This website uses cookies to ensure you have the best experience. Learn more

"Bone Dance" By Martha Brooks. Essay

771 words - 3 pages

Sometimes an author uses two characters with parallel lives two show that two people can be very similar. This is the case in Bone Dance, by Martha Brooks. Lonny and Alex are similar even though they live far from each other. Three parallels between Lonny and Alex are that they have only one friend, one of their parents die, and someone out of their immediate family raises them. These parallels are used to join these two characters and show two different people can be similar.The first parallel is both Lonny and Alex have one friend. Lonny's friend is Robert and Alex's is Serena. Lonny and Robert are close, but Robert doesn't really care about Lonny's strange happenings. Robert prefers not to talk about the bones they dig up, and switches the subject. They blame each other for not stopping after they found the skull. One could say Robert also has guilt. Because of Robert, Lonny met Joe Dakota. Lonny always remembers him when he thinks of his mother's death of the Burial Mound. He thinks of him because of his buffalo skull key ring. Serena is Alex's friend, but argues with her. She too, doesn't care much about the dreams of Alex. They get into fights, and this shows that they might not be as close together as Lonny and Robert. They also disagree on a lot of topics. Alex wants to keep the land while Serena says, "If I were you, I'd sell the land, take part of the money, and spend it on a modest vacation..." (p. 79). Having only one friend isn't the only thing Lonny and Alex have in common.The second parallel is that Lonny and Alex have only one parent. Lonny loses his mother of what he thinks is depression. He blames himself for the death for his mother. This is because he digs up the bones of an old Indian. His mother is shocked and tells him not to tell his father or else he would die of shock. So he doesn't tell his father and his mother stays unhappy. His little sister dies at birth and this contributed to her sadness. She dies and Lonny blames himself for it. Afterwards his stepfather asks him if he's okay and Lonny replies, "Of course...

Find Another Essay On "Bone Dance" by Martha Brooks.

Martha Graham Essay

1013 words - 4 pages dancing and choreography exposed the depths of human emotion through movements that were sharp angular, jagged, and direct. The dance world was forever altered by Martha Graham's vision which has been and continues to be a source of inspiration for generations of dance and theatre artists.Martha Graham ballets were inspired by a wide variety of sources, including modern painting, the American frontier, religious ceremonies of Native Americans, and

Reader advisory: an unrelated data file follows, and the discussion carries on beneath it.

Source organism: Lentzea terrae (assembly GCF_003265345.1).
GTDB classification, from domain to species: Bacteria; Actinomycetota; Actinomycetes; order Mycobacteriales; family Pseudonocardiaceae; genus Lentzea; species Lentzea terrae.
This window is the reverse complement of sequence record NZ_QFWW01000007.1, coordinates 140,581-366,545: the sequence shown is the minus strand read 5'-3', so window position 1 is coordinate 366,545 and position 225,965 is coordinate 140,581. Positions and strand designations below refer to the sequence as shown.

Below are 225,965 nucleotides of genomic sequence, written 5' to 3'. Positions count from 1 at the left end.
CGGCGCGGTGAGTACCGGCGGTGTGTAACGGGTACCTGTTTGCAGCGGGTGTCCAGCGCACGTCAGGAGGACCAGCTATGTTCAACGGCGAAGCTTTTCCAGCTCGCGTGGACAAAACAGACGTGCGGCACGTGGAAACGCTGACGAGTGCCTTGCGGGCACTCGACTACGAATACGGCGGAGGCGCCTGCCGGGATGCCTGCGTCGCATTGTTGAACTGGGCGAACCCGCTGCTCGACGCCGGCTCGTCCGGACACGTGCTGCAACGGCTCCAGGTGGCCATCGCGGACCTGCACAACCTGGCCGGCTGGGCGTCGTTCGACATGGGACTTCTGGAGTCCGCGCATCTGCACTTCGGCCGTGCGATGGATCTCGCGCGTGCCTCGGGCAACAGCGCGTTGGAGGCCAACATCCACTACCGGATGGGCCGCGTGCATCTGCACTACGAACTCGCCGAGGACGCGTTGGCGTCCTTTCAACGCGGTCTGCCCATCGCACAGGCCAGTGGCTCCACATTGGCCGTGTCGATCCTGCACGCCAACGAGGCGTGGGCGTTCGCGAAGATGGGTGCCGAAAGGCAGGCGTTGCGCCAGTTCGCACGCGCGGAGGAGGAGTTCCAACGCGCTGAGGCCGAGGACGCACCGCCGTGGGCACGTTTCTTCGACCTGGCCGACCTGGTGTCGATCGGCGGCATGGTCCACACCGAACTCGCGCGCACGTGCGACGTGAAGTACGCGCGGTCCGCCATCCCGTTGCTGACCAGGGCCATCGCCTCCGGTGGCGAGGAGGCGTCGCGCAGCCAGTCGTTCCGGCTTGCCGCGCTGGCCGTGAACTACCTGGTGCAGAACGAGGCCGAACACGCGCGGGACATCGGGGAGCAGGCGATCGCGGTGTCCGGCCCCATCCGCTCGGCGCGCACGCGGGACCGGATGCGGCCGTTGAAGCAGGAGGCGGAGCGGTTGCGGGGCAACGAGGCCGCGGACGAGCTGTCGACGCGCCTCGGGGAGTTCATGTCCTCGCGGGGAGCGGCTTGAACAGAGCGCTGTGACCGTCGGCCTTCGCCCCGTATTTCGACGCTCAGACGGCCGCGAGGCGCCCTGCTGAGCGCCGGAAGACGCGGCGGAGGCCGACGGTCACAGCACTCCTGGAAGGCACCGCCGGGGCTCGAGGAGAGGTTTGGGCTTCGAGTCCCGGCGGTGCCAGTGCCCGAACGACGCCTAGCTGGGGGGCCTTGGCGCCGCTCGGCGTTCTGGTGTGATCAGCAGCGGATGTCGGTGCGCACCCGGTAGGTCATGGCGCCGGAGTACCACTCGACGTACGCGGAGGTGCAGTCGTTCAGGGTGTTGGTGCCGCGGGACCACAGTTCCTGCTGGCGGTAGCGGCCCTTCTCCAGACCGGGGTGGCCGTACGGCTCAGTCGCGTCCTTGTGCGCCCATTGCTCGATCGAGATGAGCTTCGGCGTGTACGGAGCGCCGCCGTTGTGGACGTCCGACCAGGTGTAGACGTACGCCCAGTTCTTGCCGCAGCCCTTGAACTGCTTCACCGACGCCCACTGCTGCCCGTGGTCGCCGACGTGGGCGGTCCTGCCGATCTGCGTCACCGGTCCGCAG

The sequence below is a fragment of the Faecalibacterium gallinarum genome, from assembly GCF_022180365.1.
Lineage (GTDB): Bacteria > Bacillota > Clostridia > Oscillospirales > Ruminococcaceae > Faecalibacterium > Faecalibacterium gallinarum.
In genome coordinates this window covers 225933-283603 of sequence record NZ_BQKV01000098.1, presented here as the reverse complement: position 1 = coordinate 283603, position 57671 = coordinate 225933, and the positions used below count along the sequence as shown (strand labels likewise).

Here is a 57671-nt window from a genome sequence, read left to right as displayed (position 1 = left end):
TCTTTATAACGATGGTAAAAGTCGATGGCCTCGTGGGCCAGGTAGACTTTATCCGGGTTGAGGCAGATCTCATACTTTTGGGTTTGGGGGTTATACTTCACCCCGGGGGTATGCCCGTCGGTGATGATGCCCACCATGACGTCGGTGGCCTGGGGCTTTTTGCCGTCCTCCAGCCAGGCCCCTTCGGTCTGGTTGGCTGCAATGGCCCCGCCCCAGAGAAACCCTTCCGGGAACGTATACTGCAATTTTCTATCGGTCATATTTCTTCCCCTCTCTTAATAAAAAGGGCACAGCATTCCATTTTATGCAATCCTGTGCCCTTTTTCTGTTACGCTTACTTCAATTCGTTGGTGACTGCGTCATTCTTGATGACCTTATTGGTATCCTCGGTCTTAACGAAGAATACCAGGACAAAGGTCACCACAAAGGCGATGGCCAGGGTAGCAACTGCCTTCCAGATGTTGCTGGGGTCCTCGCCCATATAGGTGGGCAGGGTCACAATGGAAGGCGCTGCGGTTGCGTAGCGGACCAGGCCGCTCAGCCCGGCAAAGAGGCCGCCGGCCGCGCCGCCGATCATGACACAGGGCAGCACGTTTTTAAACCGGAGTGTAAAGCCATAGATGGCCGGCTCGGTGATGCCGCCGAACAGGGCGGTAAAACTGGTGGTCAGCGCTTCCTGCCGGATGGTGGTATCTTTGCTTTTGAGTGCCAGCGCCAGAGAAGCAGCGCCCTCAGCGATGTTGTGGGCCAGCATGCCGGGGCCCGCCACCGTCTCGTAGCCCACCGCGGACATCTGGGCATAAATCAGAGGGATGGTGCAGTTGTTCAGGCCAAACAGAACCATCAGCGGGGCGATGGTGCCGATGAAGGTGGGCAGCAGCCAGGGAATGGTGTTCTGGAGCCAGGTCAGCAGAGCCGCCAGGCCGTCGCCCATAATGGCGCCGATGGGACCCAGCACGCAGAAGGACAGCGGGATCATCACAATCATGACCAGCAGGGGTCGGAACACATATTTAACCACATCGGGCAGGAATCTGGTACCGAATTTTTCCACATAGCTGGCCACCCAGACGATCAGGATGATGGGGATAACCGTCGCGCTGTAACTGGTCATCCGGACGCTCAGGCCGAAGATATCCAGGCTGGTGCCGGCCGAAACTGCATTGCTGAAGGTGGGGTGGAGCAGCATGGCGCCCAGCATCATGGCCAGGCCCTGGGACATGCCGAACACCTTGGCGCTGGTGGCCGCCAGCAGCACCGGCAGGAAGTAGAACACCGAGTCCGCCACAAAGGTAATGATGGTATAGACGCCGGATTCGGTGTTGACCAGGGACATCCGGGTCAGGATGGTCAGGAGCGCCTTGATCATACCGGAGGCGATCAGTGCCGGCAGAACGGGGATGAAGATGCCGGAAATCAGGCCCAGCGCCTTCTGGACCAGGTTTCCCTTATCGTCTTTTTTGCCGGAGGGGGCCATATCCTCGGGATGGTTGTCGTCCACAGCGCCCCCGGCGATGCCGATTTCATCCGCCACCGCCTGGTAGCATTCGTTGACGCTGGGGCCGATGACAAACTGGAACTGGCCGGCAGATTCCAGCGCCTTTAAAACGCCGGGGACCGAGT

Paul Taylor Essay

1007 words - 5 pages years of independence by touring with his first dance company. Paul Taylors was known as the “Naughty boy of modern dance” , this nickname was giving to him by Martha Graham at the beginning of modern dance. He calls himself a dance maker in replace of a choreographer, because he thinks it sounds more down to Earth and thats how he likes to think of himself. Mr. Taylor’s style dance did not receive praise early on due to its convention defying

Emergence of Modern Dance in America

860 words - 4 pages Greek or oriental style gowns. In the novel Dance, Modernity and Culture Helen Thomas argued that Martha Graham, Doris Humphrey and Charles Weidman ditched the cultural margins that popular dance origins like the Denishawn School of dance offered. Denishawn originated in 1915 by Ruth St. Denis and Ted Shawn and is often known as the birth of modern dance. Unlike in ballet, modern dance does not put much focus on precision and technique but rather

Who's Afraid of Virginia Woolf

908 words - 4 pages finally sees it as a dysfunctional defense mechanism that Martha has overused to maintain her detachment from reality. Hence, by playing Bringing Up Baby, George is prepared to "peel off the labels" and when he finally "gets down to the bone", he will kill off their fantasy son and exorcise Martha's illusion out of her.George starts by talking about "our bouncey boy" and he starts urging Martha to begin her "recitation" of him. When Martha starts

How Dance Works

1012 words - 5 pages “Those who dance are considered to be insane by those who cannot hear the music”. George Carlin wrote this because he knew how important it is to dance. Dance isn’t just something that’s done; it’s a way of life. It encourages people to express themselves and be who they truly are. It keeps people more mentally aware of the things in their life; it helps boost confidence, and it’s all possible by experiencing the different styles of dance. Most

Rise And Shine